(5 / 5)
Let’s begin by a little bit of under-statement, shall we? Taken from Daisy’s own website, which says the new album, her third, is: “An album comprising of grand pianos, cellos and violins. Not to mention Daisy’s spectacular vocals”.
My turn. This record is simply gorgeous. As is this lady’s voice. She’s one of ours, a British lass from Bristol, and this self-penned (but one) collection of nine choice cuts, straddles the genres between folk and singer-songwriter.
In reference to the opening paragraph and the use of the word “spectacular” to sum up her vocal skills; I am not arguing. I’ll go further, to say she has one of the best voices I have heard in many years. From the off, she’s on fire. The title track kicks off proceedings and her voice soars, with power and passion.
This track goes on a bit too long for me, but packs a punch – a mid-tempo, choral vibe; under-stated strings adding great value. She sings in no less than 10 languages on this song; English, Swahili, Dutch, Italian, French, Bulgarian, Welsh, Nepali, Swedish and Polish. What no Esperanto? The smattering of oboe is cool.
She is graceful and emotionally connected on the second track, “Home Fires”, which when reading the track listing on the back of the CD cover, with the font they use and my dodgy eyesight showing my age; I misread it as “Home Fries”. Made me hungry! Vocals, piano, violin and cello on this one.
The standout song “Generation Next”, is inspired by the younger artists moving up through the musical ranks in Bristol, a journey Daisy took herself when she moved to the city 19 years ago. This one sure to become a live stage favourite. It takes a sneaky twist with a bit of a New Orleans marching band feel to it toward the end of the track, courtesy of baritone sax man Ian Vorley, trombonist Richard Cross and the drum skills of Martin Denzin.
Daisy draws on both experience and history to form her stories, from the tragedy of “Idilia Dubb” (a girl who met her fate trapped up a tower in 1851), to the poignant reminiscence of old England in, ”I Used To Own An Empire”. The latter is a beautiful song with a shivers-down-the-spine vocal, again a measured and classy string arrangement the icing on the sweet tasting cake. Production values faultless. Mourning the demise of the railways and mining industry, with a sarcastic pop at some of those deemed responsible – “Thanks for nothing, Dr Beeching!”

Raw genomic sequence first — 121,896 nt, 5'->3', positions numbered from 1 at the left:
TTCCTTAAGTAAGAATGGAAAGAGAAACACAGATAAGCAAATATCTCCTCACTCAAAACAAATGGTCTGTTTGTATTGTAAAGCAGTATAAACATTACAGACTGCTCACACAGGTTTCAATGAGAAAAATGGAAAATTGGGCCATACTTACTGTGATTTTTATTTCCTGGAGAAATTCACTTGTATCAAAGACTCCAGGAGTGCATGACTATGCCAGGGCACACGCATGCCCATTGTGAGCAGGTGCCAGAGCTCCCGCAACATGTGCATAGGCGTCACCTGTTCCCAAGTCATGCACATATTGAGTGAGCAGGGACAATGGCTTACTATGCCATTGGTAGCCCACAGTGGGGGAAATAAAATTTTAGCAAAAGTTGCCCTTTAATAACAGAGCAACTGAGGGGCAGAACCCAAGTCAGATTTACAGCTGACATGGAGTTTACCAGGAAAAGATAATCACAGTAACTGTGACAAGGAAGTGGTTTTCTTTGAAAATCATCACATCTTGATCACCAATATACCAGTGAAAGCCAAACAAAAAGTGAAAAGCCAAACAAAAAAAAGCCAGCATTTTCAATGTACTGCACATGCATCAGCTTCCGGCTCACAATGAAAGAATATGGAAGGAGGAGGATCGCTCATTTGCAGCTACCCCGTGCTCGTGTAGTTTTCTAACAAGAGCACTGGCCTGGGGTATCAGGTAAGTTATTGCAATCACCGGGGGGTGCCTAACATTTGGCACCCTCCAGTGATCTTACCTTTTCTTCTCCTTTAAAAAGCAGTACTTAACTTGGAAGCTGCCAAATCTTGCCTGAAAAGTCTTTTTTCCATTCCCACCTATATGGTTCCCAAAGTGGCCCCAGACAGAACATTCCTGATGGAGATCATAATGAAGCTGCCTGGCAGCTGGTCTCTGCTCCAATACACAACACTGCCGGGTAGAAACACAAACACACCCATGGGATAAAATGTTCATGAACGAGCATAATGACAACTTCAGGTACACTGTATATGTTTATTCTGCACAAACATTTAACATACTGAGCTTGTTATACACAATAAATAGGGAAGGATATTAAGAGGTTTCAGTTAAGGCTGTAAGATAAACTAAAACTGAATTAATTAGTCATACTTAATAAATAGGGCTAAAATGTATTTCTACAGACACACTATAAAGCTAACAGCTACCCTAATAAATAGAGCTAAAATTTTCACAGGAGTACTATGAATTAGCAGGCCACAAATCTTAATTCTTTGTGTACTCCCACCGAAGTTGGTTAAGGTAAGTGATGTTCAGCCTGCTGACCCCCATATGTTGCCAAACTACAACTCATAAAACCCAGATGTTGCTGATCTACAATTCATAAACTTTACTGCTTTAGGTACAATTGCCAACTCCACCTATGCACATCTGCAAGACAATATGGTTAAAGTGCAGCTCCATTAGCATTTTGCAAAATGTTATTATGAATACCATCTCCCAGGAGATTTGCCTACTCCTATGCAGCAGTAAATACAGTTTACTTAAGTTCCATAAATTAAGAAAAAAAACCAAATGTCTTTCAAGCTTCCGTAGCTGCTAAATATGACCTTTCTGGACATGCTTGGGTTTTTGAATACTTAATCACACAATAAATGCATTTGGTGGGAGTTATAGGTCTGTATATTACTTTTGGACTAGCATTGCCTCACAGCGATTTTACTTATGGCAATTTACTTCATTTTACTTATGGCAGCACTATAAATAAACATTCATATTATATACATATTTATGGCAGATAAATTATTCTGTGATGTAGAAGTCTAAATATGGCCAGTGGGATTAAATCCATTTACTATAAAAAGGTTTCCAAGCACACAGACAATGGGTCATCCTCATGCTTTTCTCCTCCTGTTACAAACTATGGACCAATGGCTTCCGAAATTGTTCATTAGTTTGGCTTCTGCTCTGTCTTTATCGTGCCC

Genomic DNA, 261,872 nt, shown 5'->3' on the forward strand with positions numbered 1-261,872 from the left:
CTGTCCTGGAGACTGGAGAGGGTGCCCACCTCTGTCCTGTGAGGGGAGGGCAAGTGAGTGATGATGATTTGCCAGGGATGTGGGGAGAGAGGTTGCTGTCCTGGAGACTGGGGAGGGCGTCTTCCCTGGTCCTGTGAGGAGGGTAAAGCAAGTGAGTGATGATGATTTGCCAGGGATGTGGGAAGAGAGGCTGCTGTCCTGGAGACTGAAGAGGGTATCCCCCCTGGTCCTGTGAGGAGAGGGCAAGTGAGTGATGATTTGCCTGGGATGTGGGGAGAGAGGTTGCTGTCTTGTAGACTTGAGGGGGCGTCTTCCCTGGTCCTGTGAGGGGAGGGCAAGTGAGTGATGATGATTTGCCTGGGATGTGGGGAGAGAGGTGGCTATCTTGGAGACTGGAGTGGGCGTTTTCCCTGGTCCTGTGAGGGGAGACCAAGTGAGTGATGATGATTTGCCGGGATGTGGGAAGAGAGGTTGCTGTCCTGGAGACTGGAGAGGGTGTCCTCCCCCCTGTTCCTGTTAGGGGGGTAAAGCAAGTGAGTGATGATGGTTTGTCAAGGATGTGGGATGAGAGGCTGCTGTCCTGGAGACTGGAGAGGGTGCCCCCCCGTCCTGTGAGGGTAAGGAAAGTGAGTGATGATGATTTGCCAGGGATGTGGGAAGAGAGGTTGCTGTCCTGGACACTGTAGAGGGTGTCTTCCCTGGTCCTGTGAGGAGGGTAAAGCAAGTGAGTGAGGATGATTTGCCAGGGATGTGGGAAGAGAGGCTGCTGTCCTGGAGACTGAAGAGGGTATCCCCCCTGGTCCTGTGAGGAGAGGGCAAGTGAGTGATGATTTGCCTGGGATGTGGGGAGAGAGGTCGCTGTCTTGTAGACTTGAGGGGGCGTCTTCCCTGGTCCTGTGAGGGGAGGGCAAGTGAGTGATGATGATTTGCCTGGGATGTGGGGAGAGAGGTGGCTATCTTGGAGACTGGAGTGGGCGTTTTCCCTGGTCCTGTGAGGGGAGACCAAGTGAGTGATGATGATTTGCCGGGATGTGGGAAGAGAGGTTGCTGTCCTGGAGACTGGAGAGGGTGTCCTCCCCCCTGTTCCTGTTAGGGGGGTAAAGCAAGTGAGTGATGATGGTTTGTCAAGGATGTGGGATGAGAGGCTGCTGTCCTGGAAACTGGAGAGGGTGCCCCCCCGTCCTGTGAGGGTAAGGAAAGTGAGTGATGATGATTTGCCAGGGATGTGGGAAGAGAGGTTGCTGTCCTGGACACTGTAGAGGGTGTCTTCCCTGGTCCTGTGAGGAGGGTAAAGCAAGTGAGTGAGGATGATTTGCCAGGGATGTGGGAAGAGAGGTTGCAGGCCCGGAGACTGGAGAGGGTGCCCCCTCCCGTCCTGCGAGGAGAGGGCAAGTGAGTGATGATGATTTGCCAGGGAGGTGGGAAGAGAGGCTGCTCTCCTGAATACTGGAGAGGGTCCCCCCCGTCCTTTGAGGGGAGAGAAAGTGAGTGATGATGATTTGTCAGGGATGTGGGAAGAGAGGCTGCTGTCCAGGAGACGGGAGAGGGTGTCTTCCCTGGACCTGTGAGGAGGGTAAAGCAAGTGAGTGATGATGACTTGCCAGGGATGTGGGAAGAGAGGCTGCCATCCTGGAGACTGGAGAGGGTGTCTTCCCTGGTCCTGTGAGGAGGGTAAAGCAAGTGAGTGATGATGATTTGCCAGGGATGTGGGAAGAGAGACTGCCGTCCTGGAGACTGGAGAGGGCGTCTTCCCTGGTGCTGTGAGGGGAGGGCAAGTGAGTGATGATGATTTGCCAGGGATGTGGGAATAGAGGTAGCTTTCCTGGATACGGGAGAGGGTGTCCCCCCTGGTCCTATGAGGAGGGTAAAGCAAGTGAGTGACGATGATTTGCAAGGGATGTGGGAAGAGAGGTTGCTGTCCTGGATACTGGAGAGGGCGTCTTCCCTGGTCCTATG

Her grasp of vocal phrasing is something to behold across these nine cuts. The penultimate track, “There’s A Storm Coming”, a fine example. The record closes in style with a blissful five minutes and fifty seconds cover of the great Tom Wait’s song “Tom Traubert’s Blues”, a good fit for this artist.
Stripped back to just voice and piano, (and I really need to make the point that her masterful piano playing is as killer as her voice across this album), joined only by the violin of Sue Lord and the cello of Kate Robey. The simplicity and the way the song rises and falls, works really well, and ends this set on a high.
All three of Daisy’s albums – her first in 2006 and the last one in 2009 – were recorded in Bristol by Ali Chant (PJ Harvey, John Parish, GruffRhys, Giant Sand, Seasick Steve). The first two previously drawing comparisons with Nick Cave and Regina Spektor. Ali really did do a fabulous job with this one.
The album took longer to record than usual, mostly due to the fact that Daisy gave birth to a daughter in May 2016, but this didn’t stop her working hard. She toured Europe for a month with prog’ rockers Crippled Black Phoenix, on piano and backing vocals, and another month with her European quartet The Songbirds Collective, all while heavily pregnant. She will travel with them to Taiwan this year.
Another British female singer-songwriter who has made her name in the folk genre, but a hell of a lot more than that to her, is Sally Barker. She can move you to tears with the passion, emotion and vulnerability in her voice, as she famously did with Sir Tom Jones on prime time BBC TV a couple of years ago.
Daisy Chapman is another UK singer with that same rare gift from above in her voice, and I am really, really, really glad to have been given the chance to hear her new album before it is out there. The bookers for “Later…with Jools Holland” should be sent this record fast.
If this stunning album is not nominated for a BBC Radio 2 Folk Award – and any other eligible awards come to that – for ‘album of the year’ – there is no justice. But Ms. Daisy Chapman is a star, with or without trophies to prove it. Just listen…that’s all the proof we should need.
By Simon Redley
(2 / 5) ‘OK Zone’
(3 / 5) ‘Decent Zone’
(4 / 5) ‘Super Zone’
(5 / 5) ‘Awesome Zone’